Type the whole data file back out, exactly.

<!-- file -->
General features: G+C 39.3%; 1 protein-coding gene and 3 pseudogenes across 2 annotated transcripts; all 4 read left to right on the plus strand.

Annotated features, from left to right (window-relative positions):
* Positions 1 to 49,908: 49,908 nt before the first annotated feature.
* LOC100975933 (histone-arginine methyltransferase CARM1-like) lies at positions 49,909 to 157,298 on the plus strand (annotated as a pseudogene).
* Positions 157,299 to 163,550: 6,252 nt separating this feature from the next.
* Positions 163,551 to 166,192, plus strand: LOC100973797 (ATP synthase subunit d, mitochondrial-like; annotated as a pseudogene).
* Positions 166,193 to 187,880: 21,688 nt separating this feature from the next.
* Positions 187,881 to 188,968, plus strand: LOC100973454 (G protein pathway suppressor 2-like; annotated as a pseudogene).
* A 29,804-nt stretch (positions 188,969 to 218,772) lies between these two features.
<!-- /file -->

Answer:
General features: G+C 39.3%; 1 protein-coding gene and 3 pseudogenes across 2 annotated transcripts; all 4 read left to right on the plus strand.

Annotated features, from left to right (window-relative positions):
* Positions 1 to 49,908: 49,908 nt before the first annotated feature.
* LOC100975933 (histone-arginine methyltransferase CARM1-like) lies at positions 49,909 to 157,298 on the plus strand (annotated as a pseudogene).
* Positions 157,299 to 163,550: 6,252 nt separating this feature from the next.
* Positions 163,551 to 166,192, plus strand: LOC100973797 (ATP synthase subunit d, mitochondrial-like; annotated as a pseudogene).
* Positions 166,193 to 187,880: 21,688 nt separating this feature from the next.
* Positions 187,881 to 188,968, plus strand: LOC100973454 (G protein pathway suppressor 2-like; annotated as a pseudogene).
* A 29,804-nt stretch (positions 188,969 to 218,772) lies between these two features.